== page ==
Need to borrow one of Jonathan’s T-shirts…

19 01 2018

… as I have a lecture to give tomorrow (on the amygdala and anxiety, ironically) and it is not finished! Aiyee! But interesting new work from UBC suggests a way I can help myself calm down: Screenshot 2018-01-18 21.41.02



Ninja cats

19 01 2018

Stunning photos from Japan (of course): and

Screenshot 2018-01-18 21.24.43



12 01 2018

I can’t quite decide how this compares with being cited by Your Brain on Porn, but Maria and I were denounced (yes, DENOUNCED!) by Marc Bekoff is this inflammatory piece just before Christmas.

Screenshot 2018-01-11 21.53.35

Marc writes, “Welfarism puts human needs first, and tries to accommodate animals within the “human needs first” framework. Well-being [in contrast] broadens the question of “what do animals want and need” beyond the welfare box, and tries to understand animal preferences from the animals’ point of view. For example, welfarism asks whether mink on a fur farm would prefer taller or shorter cages; well-being challenges the idea mink should be in battery cages on a fur farm in the first place.”

That is literally our work! And my response? Yes I ‘get’ the misgivings, but if you don’t do such research and mink farming keeps going, then you’re leaving animals in worse cages than they need to live in. Is that really the right thing to do??

Plus ironically, in many ways Marc’s a fan of welfare research.  When he writes about elephants dying prematurely in zoos, that work was led by an animal welfare scientist (me!); when he argues that 40% of zoo elephants show stereotypic behavior, who collected and analysed those data?  And who were the researchers he was so pleased found evidence of empathy in chickens, and signs of boredom in caged mink? Yep, all welfare scientists.  So it is pretty useful, our work, isn’t it? Not just disgusting apologism!  (I had a great email exchange with him about this actually, and all’s good).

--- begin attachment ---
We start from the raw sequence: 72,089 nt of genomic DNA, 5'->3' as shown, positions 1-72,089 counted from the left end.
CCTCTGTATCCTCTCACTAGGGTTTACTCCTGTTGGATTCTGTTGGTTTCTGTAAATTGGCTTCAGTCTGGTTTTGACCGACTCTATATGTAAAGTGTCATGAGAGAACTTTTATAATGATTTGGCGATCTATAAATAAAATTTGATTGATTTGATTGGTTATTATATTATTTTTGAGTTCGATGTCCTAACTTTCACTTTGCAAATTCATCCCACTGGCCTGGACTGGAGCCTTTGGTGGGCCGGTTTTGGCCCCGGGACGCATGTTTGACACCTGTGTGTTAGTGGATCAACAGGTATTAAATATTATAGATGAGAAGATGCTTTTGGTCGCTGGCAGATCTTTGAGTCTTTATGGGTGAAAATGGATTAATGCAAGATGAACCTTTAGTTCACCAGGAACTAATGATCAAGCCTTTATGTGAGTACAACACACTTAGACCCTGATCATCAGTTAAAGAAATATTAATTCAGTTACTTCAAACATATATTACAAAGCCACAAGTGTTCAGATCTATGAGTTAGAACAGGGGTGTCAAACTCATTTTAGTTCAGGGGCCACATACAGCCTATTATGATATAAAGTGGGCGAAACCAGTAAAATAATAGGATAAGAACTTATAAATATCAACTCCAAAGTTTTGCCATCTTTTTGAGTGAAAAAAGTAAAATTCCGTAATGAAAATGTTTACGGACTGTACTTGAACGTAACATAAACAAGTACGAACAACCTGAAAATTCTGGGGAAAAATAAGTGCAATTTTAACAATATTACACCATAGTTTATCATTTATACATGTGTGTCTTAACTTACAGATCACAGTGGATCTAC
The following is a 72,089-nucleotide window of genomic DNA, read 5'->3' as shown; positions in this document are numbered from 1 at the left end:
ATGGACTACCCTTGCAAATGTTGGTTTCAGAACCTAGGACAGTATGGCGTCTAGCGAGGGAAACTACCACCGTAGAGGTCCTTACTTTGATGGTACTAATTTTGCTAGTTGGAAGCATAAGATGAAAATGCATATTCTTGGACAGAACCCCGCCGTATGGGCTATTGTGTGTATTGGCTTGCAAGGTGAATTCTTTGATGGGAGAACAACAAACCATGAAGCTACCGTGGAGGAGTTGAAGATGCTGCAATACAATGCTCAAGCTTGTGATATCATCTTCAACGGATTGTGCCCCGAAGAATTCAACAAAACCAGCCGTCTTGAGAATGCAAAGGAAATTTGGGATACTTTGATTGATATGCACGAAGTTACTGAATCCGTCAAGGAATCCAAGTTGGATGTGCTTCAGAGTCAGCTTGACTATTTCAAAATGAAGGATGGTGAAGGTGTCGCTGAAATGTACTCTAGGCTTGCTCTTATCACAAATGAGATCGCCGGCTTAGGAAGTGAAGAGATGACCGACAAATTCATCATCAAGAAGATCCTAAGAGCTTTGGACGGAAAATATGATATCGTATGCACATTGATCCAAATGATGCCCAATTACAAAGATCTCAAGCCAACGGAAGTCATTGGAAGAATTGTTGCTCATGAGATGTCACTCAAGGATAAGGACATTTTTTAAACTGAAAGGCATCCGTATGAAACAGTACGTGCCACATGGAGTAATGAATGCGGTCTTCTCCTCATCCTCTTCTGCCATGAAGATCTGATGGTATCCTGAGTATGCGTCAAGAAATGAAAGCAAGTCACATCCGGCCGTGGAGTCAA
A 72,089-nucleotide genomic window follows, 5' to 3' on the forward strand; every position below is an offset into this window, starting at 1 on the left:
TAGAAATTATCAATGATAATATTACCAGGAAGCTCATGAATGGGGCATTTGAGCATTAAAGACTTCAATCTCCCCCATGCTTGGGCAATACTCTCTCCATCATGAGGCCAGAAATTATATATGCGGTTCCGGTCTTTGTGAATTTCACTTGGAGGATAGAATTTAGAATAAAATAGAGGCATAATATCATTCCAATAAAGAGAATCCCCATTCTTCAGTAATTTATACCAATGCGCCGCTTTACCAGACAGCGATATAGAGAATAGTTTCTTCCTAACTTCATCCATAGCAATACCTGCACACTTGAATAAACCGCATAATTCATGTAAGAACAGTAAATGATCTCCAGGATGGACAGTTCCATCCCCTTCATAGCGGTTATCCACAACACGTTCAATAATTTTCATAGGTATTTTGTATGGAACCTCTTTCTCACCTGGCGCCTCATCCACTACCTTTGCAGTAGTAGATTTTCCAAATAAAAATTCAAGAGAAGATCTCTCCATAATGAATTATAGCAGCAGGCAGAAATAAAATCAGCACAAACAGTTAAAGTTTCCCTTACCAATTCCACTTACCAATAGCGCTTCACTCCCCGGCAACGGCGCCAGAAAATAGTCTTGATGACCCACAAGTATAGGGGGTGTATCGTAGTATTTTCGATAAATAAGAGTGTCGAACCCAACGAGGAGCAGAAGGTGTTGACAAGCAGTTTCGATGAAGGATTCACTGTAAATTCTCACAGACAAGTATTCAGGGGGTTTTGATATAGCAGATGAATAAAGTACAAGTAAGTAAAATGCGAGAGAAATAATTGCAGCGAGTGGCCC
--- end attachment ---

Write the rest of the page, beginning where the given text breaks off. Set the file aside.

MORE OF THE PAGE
Birds using fire as a tool?

10 01 2018

Reports have built up over millennia, in the oral history of aboriginal people and more recently too, that Australian birds of prey exploit the way that bush fires flush out prey, by deliberately spreading it!

These incredible accounts have now been collated and analysed in the Journal of Ethnobiology  Here is a write up in National Geographic, and here’s a video by New Scientist.


2018: an even better year for women?

8 01 2018

This week begins with Carrie Gracie resigning from the BBC, and (nearly all) women wearing black at the Golden Globes.   2017 was a big year for women’s issues with the phenomenal ‘Me Too‘ campaign (and the sillier, but hey why not? ‘womanspreading’ one), along with giant strides for women in Saudi Arabia.

For me it’s easier now I’m older (and in a field that’s now firmly female-dominated), but a regular feature of my PhD and post-doc days was navigating around unwanted passes: nothing frightening ever, but still, I would have to make sure I was wearing a large boob-hiding sweater if I needed to talk to the Cambridge Zoology dept.’s male departmental administrator, and the number of senior colleagues I’d meet to talk about research with and then having to end up dodging unwanted kisses from was just ridiculous (and then you can’t ask them about work any more, which is just annoying; social embarassment definitely contributes to the glass ceiling!). So, from my admittedly safe and privileged vantage point, I’ve been loving all this.

Fishing with otters in Bangladesh

6 01 2018

Very sweet item on the BBC World Service the other week about fishermen who train otters to fish for them: (at about 35 mins in). Reminds me a bit of people who hunt with mink (though rather more crucial to their livelihood).


Some day this will be me

18 11 2017

Screenshot 2017-11-17 19.06.19